Home > prose and poetry > robbed.


I felt creative. Wrote some fiction. First time I’ve done that in ages.


On my first day in the city I was robbed.

I come from a small village that no-one cares about, and the closest I ever got to a city was a half-kilometre stretch of run-down shophouses selling everything from foodstuffs to pirated VCDs.

Not that anyone I knew had a VCD player.

So, as you can imagine, the hustle and bustle of the city was a totally new experience for me. The cars, the noise, the buildings, the lights, the people… it was all so disorientating. I saw more faces while waiting for the bus than I used to see in a year back home.

My friend, he was going to set me up with a place to crash and all that. All I had to do was to get there. Somehow. Not easy. But I could read, and I managed to figure things out. Eventually.

Besides, my friend had given me a bit of a crash course in public transportation. So it wasn’t that much of a surprise. I had a rough (if slightly innacurate) idea in my head about how things worked.

But nothing prepared me for what happened on the way.

You know how bad things happen when you least need them? Sucks, let me tell you. But they do, oh yes they do.

It was around 7pm, the boundary between day and night, when people start turning on the lights and closing the doors and windows. When people prefer to stay inside. But not me. No. I had no choice, really.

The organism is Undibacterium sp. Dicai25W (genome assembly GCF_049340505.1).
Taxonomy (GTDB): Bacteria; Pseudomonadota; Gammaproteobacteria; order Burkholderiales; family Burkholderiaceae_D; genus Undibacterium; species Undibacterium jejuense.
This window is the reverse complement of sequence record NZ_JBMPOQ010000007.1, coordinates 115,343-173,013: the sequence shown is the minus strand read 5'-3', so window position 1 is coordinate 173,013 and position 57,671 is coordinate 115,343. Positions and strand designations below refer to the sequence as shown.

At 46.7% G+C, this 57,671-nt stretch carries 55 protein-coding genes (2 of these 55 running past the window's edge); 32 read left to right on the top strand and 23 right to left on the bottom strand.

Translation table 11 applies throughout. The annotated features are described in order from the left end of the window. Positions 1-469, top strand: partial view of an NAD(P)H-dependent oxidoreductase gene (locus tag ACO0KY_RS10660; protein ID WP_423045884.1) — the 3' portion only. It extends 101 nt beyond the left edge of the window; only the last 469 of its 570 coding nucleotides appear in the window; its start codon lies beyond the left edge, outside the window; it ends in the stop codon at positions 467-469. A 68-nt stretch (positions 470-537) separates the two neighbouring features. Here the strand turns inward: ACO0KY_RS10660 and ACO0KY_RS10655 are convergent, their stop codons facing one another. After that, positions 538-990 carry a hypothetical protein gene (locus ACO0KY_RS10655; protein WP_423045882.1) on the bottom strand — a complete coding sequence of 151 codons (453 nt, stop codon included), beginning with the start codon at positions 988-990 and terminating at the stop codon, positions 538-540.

When I was younger, my parents always scolded me if I wasn’t back home by 7. “Bad things happen at this time,” they used to say. I’m inclined to agree myself, these days.

I was walking, cursing my complete inability to pack properly, sweating under the burden of my backpack, when I turned a blind corner.

And there it was.

That face.

I don’t know why she stood out so much from the crowd. At that time I probably would’ve failed to pick out my own mother in a crowd that size. But her? Well, she was something else.

We brushed shoulders, and that was it. She probably didn’t even notice me. But she might as well have pointed a knife to me and, at knife-point, ordered me to “give me everything you’ve got!”

She stole my heart on that fateful Friday.

I haven’t seen her since. She’s still got it with her, you know.

Categories: prose and poetry
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